A string of high quality studies is finding that students benefit academically from attending a charter school rather than a traditional public school.
First we had a random-assignment study of Chicago charter schools by Caroline Hoxby and Jonah Rockoff that found “that students in charter schools outperformed a comparable group of lotteried-out students who remained in regular Chicago public schools by 5 to 6 percentile points in math and about 5 percentile points in reading.”
Then Hoxby conducted a random-assignment study of charter schools in New York City and found: “that the average effect of the charter schools on math is 0.09 standard deviations for every year that a student spends in his or her charter school. The average effect on reading is 0.04 standard deviations for every year that a student spends in his or her charter school.”
Then Kevin Booker (Mathematica), Tim Sass (Florida State), Brian Gill (Mathematica), and Ron Zimmer (Rand)used a well-designed instrumental variable analysis to see whether charter middle-schoolers who continue to charter high schools are more likely to graduate. They are.
And most recently a random-assignment analysis of charter schools in Massachusetts led by Tom Kane at Harvard and Josh Angrist at MIT found that charter school students accepted by lotteries significantly outperformed their counterparts in traditional public schools, unless the charter school was operated by the teacher unions.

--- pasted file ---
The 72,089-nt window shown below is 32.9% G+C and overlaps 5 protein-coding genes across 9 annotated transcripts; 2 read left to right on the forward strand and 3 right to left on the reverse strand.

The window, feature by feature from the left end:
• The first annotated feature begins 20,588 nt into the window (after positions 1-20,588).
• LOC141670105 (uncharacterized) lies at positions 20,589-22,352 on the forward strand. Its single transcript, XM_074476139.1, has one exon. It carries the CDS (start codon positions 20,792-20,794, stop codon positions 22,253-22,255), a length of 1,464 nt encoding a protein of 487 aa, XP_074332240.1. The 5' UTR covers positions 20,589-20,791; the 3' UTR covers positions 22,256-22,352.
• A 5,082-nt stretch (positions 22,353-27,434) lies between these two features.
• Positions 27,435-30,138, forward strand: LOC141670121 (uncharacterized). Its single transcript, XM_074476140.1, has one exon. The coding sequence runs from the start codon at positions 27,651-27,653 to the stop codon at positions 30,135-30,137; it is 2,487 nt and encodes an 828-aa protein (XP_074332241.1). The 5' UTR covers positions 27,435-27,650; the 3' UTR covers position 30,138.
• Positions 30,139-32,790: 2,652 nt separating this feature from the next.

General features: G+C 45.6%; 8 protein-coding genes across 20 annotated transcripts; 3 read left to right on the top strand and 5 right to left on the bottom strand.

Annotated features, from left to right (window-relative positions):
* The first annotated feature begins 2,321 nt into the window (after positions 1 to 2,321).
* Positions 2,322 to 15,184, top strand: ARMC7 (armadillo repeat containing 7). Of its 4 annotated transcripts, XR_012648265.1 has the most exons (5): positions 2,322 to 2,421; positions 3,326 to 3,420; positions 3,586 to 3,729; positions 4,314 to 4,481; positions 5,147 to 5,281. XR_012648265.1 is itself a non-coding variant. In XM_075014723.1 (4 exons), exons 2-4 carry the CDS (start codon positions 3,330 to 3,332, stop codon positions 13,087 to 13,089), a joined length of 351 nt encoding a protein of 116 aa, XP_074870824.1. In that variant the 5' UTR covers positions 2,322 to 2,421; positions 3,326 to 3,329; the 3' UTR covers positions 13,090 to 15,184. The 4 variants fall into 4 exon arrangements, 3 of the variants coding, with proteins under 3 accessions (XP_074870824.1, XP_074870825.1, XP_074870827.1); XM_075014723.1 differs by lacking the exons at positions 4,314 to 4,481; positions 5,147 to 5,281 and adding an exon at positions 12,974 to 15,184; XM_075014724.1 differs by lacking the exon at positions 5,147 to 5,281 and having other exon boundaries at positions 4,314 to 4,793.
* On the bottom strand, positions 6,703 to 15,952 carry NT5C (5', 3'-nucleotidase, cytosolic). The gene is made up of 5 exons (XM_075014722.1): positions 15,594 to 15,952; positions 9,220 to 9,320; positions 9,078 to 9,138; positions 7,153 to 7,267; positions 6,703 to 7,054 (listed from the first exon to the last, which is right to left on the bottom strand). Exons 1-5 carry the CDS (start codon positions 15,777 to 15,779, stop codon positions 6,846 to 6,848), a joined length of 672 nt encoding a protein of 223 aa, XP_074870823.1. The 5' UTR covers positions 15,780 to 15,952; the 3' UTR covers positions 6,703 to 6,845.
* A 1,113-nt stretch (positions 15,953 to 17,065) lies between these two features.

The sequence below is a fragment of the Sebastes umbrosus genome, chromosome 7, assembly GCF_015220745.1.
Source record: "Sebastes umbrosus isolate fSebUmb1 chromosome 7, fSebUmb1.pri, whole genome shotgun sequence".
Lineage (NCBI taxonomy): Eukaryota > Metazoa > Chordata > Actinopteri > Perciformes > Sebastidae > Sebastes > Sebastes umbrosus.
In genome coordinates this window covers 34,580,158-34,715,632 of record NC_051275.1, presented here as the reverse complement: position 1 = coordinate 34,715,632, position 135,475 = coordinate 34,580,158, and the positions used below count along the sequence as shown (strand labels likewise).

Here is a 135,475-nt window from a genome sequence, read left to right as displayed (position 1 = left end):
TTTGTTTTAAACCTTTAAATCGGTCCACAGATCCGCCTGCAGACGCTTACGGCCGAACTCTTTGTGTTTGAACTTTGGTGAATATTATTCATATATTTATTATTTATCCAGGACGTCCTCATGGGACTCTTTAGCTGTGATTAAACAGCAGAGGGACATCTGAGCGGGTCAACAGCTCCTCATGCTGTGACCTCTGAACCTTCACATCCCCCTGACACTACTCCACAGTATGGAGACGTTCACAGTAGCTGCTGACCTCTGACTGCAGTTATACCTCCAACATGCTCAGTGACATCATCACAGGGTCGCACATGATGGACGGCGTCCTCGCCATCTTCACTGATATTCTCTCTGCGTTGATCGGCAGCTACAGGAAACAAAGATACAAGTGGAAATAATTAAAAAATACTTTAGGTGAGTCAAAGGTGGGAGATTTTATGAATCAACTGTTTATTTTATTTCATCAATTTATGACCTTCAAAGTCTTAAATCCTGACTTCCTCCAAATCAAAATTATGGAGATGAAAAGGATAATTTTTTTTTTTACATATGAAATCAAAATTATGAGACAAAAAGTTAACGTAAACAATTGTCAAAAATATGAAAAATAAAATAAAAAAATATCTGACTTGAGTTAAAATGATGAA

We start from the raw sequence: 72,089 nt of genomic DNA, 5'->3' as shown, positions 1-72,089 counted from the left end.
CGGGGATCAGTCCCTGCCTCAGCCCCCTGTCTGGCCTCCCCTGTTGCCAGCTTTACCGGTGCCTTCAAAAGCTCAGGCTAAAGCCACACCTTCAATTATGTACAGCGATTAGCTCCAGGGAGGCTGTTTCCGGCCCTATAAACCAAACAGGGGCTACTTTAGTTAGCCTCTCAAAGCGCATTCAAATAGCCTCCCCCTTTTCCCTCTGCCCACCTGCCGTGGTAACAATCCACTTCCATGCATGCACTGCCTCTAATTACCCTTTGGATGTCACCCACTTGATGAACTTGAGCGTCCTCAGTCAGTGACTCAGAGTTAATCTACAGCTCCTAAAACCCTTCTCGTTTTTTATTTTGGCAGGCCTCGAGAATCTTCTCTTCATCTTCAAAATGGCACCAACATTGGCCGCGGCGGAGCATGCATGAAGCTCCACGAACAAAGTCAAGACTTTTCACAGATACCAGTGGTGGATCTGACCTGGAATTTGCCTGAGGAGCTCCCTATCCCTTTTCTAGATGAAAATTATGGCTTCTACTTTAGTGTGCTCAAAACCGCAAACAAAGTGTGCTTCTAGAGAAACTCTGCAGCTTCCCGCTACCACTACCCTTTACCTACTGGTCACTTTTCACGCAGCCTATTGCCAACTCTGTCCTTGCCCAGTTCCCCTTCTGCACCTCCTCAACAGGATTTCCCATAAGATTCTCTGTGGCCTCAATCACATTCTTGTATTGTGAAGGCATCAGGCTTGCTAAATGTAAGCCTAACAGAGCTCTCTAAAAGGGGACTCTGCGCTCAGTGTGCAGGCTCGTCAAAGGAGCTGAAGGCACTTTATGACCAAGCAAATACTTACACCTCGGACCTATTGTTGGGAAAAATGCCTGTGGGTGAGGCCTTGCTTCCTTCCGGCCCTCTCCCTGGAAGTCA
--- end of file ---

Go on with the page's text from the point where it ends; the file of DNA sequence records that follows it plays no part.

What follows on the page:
In light of these high quality studies, it is harder to oppose charter schools on a scholarly basis. And with the clear support of charters from the incoming Obama administration, it is getting harder to opposed charter schools on a political basis — at least at the national level.
But don’t expect to see the teacher unions waving a white flag despite their losses in research and national politics. They don’t need facts or the support of the US Department of Education so long as they continue to dominate local school politics.
And that is exactly why they have focused on organizing local charter schools to neutralize the threat to their grip on local school politics. As my colleague Marcus Winters writes today in the New York Post, the unions managed to organize two successful charter schools in New York City. The fact that union-run charter schools in Massachusetts trailed the non-union charters in performance is not of concern to the unions. It isn’t about student achievement; it’s about keeping their hold on power even as the facts pile up against them.